1189. Pandion haliaetus.
Falco haliaetus, Linn. Syst. Nat. i, p. 129 (1766). Pandion haliaetus, Blyth, Cat. p. 29; Horsf. & M. Cat. i, p. 52 ; Jerdon, B. I. i, p. 80; Hume, Rough Notes, p. 234; id. S. F. i, p. 159; xi, p. 11; id. Cat. no. 40; Sharpe, Cat. B. M. i,p. 449; Hume & Dav. S. F. vi, p. 16; Ball, S. F. vii, p. 199; Vidal, S. F. ix, p. 32; Butler, ibid. p. 373; Legge, Birds Ceyl. p. 122 ; Gurney, Ibis, 1882, p. 694 ; Oates, B. B. ii, p. 220; Barnes, Birds Bom. p. 38.
Machariya, Machmanga, H.; Macharang, Nepal; Machmoral, Bala, B.; Koramin gedda, Tel.; Hegguli, Yerkli; Verali-addi-pong, Tam.; Pantiong, Lepcha; Woon-let, Burm.
Coloration. Head and neck white, the feathers along the middle of the crown and nape, and sometimes at the sides, with conspicuous brown shaft-lines and tips; a broad dark brown band from each eye down the side of the neck; upper parts glossy brown ; tail the same, the rectrices more or less distinctly barred with paler brown above, with white below, especially on the inner webs of all except the middle pair; in old birds the bars tend to become obsolete; quills blackish ; lower parts white, except on the upper breast, where the feathers are brown with dark shafts and white edges, that are sometimes very broad, but occasionally wanting; wing-lining brown, mixed with white or fulvous.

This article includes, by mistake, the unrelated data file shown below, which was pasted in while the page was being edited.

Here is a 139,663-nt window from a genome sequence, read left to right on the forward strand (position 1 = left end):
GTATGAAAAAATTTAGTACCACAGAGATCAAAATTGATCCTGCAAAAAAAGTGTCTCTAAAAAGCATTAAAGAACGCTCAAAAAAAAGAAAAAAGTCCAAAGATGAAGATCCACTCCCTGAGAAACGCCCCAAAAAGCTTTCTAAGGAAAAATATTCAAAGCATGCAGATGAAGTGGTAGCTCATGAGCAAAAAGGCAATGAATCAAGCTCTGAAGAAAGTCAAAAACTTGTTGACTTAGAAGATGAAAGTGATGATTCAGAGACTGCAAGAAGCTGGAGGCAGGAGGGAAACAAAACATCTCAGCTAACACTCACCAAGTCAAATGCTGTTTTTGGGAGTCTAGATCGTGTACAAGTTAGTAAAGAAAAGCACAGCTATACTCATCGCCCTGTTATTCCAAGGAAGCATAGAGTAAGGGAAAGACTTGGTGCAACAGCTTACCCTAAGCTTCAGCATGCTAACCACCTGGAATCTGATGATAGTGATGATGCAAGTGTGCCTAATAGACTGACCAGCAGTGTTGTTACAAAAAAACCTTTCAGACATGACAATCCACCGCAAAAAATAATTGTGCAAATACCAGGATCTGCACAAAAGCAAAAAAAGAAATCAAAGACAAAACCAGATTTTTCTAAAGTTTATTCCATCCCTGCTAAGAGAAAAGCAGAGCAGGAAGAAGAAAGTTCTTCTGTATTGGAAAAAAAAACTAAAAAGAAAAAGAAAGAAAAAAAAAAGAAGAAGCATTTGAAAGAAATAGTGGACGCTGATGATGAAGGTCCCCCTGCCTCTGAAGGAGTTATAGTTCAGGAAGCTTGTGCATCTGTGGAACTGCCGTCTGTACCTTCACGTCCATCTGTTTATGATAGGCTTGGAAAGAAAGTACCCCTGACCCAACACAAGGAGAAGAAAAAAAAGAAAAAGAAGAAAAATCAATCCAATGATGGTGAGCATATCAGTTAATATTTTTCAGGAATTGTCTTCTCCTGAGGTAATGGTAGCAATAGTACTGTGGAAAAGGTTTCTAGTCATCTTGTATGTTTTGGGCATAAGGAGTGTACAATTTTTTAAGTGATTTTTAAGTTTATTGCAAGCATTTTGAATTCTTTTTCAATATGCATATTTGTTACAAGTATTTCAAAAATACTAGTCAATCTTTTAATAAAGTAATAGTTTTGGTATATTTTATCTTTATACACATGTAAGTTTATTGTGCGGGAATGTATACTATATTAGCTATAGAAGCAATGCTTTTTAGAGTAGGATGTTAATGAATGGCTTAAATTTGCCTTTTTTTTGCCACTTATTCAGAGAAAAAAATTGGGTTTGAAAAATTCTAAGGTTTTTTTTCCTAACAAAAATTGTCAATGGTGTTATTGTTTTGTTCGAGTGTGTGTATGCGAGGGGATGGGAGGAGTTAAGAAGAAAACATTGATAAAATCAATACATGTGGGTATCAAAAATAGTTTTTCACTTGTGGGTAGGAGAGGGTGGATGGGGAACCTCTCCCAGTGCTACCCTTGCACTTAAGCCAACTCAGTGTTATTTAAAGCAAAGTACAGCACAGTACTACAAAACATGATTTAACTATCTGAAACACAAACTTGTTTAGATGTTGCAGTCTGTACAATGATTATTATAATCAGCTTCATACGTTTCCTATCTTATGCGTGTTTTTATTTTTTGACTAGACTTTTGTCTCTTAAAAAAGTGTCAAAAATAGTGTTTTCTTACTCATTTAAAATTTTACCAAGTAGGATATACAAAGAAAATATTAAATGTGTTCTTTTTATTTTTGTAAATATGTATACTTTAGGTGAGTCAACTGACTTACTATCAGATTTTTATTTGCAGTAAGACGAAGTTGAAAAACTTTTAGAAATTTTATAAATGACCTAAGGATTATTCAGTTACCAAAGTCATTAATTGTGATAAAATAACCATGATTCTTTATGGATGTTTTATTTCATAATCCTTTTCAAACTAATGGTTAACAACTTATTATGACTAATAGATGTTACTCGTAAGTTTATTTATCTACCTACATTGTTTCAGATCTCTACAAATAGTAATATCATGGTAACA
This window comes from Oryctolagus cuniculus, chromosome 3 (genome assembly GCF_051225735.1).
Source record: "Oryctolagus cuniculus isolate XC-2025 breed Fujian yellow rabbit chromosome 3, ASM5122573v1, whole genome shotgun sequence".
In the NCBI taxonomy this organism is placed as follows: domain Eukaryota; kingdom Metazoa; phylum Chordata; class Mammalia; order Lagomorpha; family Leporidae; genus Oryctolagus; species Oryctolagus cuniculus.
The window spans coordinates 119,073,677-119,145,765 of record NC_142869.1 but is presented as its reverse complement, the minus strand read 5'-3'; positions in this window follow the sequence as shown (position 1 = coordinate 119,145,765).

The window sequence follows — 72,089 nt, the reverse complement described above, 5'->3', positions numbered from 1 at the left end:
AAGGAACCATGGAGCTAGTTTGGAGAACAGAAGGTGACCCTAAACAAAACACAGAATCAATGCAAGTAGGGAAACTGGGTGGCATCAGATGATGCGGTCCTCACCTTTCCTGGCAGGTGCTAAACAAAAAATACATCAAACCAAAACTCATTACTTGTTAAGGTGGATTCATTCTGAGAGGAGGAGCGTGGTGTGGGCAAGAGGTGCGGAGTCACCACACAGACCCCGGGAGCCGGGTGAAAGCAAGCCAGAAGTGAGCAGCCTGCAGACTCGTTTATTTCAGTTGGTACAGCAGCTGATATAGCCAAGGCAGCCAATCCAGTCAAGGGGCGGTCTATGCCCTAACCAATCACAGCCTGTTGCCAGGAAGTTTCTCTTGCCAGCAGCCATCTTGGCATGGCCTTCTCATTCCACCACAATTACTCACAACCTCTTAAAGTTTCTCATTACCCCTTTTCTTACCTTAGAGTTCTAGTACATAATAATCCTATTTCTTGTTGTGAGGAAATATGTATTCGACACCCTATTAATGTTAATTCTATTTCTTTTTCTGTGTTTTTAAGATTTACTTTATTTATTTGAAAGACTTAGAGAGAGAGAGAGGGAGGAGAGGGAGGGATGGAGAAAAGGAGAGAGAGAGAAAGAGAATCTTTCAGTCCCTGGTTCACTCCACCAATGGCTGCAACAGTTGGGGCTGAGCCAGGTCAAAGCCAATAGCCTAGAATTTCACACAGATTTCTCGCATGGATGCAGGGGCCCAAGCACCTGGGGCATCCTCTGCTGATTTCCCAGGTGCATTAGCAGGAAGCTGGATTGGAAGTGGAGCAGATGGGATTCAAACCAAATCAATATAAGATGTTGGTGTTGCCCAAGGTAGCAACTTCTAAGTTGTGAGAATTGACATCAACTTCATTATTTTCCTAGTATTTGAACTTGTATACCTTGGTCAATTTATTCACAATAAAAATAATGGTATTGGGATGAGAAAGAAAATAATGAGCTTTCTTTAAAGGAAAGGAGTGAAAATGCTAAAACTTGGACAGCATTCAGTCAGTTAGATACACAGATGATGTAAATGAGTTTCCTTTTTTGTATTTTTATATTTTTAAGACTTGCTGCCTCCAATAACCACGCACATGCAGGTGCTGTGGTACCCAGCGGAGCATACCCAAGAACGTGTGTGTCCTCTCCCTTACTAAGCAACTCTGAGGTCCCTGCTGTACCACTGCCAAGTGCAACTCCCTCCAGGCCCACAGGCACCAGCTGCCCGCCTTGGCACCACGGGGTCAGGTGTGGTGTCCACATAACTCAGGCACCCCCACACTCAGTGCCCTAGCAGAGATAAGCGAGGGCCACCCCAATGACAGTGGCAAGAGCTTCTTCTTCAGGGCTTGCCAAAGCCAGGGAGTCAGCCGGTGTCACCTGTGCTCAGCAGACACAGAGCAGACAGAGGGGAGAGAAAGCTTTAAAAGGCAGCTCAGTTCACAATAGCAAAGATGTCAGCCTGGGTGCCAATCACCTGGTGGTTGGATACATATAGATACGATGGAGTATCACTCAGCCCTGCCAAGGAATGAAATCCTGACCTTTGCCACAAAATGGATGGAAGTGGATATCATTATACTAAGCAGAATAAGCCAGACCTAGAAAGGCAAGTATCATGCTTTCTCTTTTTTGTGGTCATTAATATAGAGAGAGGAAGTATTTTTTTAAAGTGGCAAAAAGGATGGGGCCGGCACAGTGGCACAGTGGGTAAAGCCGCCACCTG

In the young the dark feathers of the dorsal surface are pale-edged, the tail is more closely and more distinctly barred, and the breast either unmarked or only slightly spotted with brown.
Bill black; cere, gape, and eyelids dull greenish blue; irides bright yellow ; legs pale greenish or yellowish; claws black.
Length of females about 22 inches ; tail!); wing 20; tarsus 2.2 ; bill from gape 1.6. Male slightly smaller.
Distribution. Almost world-wide; found in suitable localities throughout India, Ceylon, and Burma.
Habits, &c. Ospreys live on fish, and haunt, in India, the coast, backwaters, rivers, and large pieces of water of all kinds. They are generally seen perched on trees, occasionally on a stone, or else circling or flying over water in search of food. They capture fashes near the surface of the water by dropping on them from a height with a great splash, and often carry off prey of considerable size, but instances are on record of their being drowned by large fish, so that sometimes at all events they are unable to extricate their claws. Though nests have been seen in the Himalayas by Hume and others, and by Jerdon in an unrecorded part of the country, no eggs have been taken, and most Indian Ospreys are cold-weather visitants and do not breed in the country. They lay generally three eggs, white, much spotted and blotched with dull red, and measuring about 2.4 by 1.77, in a large nest of sticks mixed with various materials and placed on a tree or rock.